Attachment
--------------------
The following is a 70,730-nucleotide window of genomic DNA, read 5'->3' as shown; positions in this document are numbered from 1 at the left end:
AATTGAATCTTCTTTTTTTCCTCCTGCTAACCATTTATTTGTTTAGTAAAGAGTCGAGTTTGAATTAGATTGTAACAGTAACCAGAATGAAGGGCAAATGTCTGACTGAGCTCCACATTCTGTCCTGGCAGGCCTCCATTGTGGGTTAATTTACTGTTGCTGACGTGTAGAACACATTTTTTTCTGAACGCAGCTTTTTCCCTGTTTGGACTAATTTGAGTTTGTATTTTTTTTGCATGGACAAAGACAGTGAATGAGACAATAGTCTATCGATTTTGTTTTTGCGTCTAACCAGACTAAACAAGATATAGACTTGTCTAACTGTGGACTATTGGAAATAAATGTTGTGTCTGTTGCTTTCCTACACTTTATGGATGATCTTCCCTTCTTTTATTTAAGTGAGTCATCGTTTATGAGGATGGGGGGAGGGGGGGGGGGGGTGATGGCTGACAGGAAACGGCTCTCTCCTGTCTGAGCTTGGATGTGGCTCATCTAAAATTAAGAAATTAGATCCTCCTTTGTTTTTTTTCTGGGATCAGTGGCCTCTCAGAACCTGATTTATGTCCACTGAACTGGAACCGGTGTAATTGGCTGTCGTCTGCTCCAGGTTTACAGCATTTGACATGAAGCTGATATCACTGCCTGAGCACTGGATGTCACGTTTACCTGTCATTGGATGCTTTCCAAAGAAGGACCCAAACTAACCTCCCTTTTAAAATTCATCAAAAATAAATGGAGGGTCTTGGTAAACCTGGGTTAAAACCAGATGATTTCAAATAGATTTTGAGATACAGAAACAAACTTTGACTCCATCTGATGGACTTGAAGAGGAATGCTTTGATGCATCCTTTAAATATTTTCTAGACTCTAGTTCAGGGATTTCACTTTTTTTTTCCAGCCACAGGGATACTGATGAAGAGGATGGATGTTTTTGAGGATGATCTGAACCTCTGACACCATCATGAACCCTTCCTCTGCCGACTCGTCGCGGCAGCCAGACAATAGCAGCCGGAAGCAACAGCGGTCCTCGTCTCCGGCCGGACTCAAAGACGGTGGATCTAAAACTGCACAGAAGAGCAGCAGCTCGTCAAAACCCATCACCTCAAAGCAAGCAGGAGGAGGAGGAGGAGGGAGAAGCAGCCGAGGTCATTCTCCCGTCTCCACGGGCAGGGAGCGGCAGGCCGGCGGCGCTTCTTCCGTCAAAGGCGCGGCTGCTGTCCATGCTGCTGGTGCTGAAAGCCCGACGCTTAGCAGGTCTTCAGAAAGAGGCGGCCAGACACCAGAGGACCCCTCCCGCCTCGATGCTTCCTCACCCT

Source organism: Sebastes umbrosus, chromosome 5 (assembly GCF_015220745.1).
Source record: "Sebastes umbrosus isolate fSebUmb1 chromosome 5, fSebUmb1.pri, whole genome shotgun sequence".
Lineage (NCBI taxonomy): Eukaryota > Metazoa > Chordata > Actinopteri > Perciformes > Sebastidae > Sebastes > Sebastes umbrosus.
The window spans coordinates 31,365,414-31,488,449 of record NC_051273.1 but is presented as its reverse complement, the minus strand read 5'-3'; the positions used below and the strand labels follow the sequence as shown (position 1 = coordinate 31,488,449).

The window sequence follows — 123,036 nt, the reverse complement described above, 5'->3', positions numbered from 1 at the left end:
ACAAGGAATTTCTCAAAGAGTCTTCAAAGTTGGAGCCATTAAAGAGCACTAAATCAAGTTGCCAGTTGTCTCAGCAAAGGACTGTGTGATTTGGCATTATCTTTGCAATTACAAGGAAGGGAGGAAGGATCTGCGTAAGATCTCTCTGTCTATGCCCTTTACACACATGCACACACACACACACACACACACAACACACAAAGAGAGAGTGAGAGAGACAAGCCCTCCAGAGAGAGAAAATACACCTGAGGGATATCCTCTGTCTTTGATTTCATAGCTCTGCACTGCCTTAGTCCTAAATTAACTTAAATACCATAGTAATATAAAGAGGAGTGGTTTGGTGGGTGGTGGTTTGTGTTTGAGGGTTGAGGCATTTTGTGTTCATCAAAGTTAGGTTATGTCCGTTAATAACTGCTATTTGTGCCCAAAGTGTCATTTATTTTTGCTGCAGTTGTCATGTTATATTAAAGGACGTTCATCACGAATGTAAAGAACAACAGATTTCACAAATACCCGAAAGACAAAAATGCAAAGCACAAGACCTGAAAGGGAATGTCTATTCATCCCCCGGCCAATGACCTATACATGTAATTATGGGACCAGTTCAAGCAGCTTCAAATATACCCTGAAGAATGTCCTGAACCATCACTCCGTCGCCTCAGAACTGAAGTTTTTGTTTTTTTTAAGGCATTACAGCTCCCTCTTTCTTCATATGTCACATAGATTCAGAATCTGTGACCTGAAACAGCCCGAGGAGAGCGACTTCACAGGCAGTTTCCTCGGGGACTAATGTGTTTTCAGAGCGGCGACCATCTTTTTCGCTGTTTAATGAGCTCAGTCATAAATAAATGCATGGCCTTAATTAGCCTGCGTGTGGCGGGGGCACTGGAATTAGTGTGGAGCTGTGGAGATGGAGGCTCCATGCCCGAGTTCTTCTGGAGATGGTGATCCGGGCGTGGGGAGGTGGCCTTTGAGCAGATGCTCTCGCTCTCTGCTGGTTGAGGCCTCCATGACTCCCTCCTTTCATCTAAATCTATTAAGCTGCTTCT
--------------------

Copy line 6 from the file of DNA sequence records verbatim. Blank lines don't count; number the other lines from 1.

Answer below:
The window spans coordinates 31,365,414-31,488,449 of record NC_051273.1 but is presented as its reverse complement, the minus strand read 5'-3'; the positions used below and the strand labels follow the sequence as shown (position 1 = coordinate 31,488,449).